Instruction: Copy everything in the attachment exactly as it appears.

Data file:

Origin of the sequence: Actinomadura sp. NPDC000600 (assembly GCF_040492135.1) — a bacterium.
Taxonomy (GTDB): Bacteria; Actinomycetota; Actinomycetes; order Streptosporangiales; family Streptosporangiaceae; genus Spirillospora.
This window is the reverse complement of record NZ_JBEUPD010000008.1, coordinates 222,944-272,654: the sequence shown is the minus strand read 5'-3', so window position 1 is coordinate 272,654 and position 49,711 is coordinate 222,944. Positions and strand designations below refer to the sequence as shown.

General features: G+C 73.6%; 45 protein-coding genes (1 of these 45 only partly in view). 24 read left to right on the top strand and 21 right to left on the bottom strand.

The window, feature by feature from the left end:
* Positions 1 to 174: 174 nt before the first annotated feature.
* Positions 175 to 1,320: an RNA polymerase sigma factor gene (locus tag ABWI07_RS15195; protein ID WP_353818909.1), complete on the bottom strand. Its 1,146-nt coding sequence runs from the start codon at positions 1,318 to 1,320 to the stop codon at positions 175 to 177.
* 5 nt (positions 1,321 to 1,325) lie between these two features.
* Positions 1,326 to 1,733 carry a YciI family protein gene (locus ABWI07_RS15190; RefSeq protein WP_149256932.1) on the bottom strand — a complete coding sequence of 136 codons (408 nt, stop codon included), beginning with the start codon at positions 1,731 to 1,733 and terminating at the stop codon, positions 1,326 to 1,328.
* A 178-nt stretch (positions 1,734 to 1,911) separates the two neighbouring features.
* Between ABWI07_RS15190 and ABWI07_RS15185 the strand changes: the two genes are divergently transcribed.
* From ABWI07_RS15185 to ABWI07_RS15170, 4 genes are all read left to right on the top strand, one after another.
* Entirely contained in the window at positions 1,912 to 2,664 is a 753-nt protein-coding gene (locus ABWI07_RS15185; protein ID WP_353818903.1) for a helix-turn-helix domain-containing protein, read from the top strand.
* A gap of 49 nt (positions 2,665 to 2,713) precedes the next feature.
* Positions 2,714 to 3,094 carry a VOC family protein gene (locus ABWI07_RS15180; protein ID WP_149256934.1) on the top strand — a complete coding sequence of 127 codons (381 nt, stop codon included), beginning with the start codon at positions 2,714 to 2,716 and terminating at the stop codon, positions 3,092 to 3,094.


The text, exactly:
Origin of the sequence: Actinomadura sp. NPDC000600 (assembly GCF_040492135.1) — a bacterium.
Taxonomy (GTDB): Bacteria; Actinomycetota; Actinomycetes; order Streptosporangiales; family Streptosporangiaceae; genus Spirillospora.
This window is the reverse complement of record NZ_JBEUPD010000008.1, coordinates 222,944-272,654: the sequence shown is the minus strand read 5'-3', so window position 1 is coordinate 272,654 and position 49,711 is coordinate 222,944. Positions and strand designations below refer to the sequence as shown.

General features: G+C 73.6%; 45 protein-coding genes (1 of these 45 only partly in view). 24 read left to right on the top strand and 21 right to left on the bottom strand.

The window, feature by feature from the left end:
* Positions 1 to 174: 174 nt before the first annotated feature.
* Positions 175 to 1,320: an RNA polymerase sigma factor gene (locus tag ABWI07_RS15195; protein ID WP_353818909.1), complete on the bottom strand. Its 1,146-nt coding sequence runs from the start codon at positions 1,318 to 1,320 to the stop codon at positions 175 to 177.
* 5 nt (positions 1,321 to 1,325) lie between these two features.
* Positions 1,326 to 1,733 carry a YciI family protein gene (locus ABWI07_RS15190; RefSeq protein WP_149256932.1) on the bottom strand — a complete coding sequence of 136 codons (408 nt, stop codon included), beginning with the start codon at positions 1,731 to 1,733 and terminating at the stop codon, positions 1,326 to 1,328.
* A 178-nt stretch (positions 1,734 to 1,911) separates the two neighbouring features.
* Between ABWI07_RS15190 and ABWI07_RS15185 the strand changes: the two genes are divergently transcribed.
* From ABWI07_RS15185 to ABWI07_RS15170, 4 genes are all read left to right on the top strand, one after another.
* Entirely contained in the window at positions 1,912 to 2,664 is a 753-nt protein-coding gene (locus ABWI07_RS15185; protein ID WP_353818903.1) for a helix-turn-helix domain-containing protein, read from the top strand.
* A gap of 49 nt (positions 2,665 to 2,713) precedes the next feature.
* Positions 2,714 to 3,094 carry a VOC family protein gene (locus ABWI07_RS15180; protein ID WP_149256934.1) on the top strand — a complete coding sequence of 127 codons (381 nt, stop codon included), beginning with the start codon at positions 2,714 to 2,716 and terminating at the stop codon, positions 3,092 to 3,094.